The Rocky Mountains, the Great Basin and the West Coast—the American West and Central America encompass a variety of terrain, characteristics and cuisine. Including the likes of Colorado, Idaho, Montana, Nevada, New Mexico, Oregon, Utah, Washington and Wyoming, this part of the country is experiencing a massive sustainability movement. Along with a strong Native American cultural influence, the use of sustainable foods has a large impact on the restaurant scene.
A Western charcuterie platter might focus on smoked, cured or dried meats made from free-range, grass-fed animals. A bonus would be meat that is hormone and antibiotic free with no flavor enhancers, cure accelerants or pre-mixes or sausages made with natural casings and sea-salt based cures. In an effort to eat clean and organic, local production is key. The idea of farm-to-table cooking with locally grown, organic produce is big in this part of the country.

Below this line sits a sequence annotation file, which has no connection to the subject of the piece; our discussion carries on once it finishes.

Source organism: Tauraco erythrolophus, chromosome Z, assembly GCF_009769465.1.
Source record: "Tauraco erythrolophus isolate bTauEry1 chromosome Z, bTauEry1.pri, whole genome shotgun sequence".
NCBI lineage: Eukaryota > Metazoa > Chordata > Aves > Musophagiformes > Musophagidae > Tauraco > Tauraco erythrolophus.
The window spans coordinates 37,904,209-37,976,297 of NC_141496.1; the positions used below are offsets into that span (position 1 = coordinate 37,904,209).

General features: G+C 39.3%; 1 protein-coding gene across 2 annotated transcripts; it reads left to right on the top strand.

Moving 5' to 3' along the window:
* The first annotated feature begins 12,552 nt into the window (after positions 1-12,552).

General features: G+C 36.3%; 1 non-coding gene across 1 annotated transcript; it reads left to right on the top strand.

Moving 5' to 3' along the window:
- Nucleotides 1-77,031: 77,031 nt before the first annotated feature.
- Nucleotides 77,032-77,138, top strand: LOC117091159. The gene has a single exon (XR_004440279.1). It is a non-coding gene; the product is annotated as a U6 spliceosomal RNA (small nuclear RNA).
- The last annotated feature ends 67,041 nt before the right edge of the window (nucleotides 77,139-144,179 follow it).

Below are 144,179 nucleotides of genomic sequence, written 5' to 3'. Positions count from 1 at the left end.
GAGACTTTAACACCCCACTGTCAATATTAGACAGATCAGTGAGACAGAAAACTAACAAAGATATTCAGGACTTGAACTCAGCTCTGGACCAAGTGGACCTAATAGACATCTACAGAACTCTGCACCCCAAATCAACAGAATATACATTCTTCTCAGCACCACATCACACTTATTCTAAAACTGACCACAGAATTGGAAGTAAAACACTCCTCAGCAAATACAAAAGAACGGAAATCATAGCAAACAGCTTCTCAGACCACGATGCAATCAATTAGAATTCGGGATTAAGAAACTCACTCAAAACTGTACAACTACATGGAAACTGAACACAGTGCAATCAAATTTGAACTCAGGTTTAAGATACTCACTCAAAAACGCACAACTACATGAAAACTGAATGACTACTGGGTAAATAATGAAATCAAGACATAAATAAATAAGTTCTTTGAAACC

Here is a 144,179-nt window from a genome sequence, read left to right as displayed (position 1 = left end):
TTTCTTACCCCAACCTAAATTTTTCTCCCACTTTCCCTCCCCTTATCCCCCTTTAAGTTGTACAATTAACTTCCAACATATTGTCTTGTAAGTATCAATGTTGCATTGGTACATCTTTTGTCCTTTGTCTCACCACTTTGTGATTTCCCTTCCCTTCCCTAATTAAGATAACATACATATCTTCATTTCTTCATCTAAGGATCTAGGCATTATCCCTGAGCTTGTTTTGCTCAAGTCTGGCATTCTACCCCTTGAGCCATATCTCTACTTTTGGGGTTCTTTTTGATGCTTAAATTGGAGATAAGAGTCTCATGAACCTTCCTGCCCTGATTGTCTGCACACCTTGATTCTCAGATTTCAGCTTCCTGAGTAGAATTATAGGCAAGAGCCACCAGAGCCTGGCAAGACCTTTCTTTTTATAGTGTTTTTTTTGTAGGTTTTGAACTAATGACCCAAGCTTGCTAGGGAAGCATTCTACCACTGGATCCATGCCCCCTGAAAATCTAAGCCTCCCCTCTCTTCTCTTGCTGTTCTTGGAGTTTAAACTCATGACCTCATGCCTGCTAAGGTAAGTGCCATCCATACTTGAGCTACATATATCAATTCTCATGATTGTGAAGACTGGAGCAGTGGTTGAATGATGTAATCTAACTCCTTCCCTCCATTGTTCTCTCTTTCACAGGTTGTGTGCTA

For example, charcuteries such as Zoe’s Meats, Fatted Calf Charcuterie and The Farm Table in California practice a variety of techniques designed to serve clean, flavorful dishes. Zoe’s Meats is known for its prosciutto, which is aged for 12 months to seal in maximum flavor. Fatted Calf Charcuterie, which has locations in San Francisco and Napa, only uses meat from grass-fed, free-range cows. They offer unique flavor profiles by marinating with molasses and brown sugar, using organic spices and smoking their meat over fruit wood. The Farm Table works toward preservation and whole harvest cookery by striving to use local and seasonal ingredients and serving chef’s choice pickled seasonal vegetables on all of their platters.
California charcuterie also has Asian and Mexican influences. The growing wine industry in northern California makes for the perfect complement to its charcuterie fare.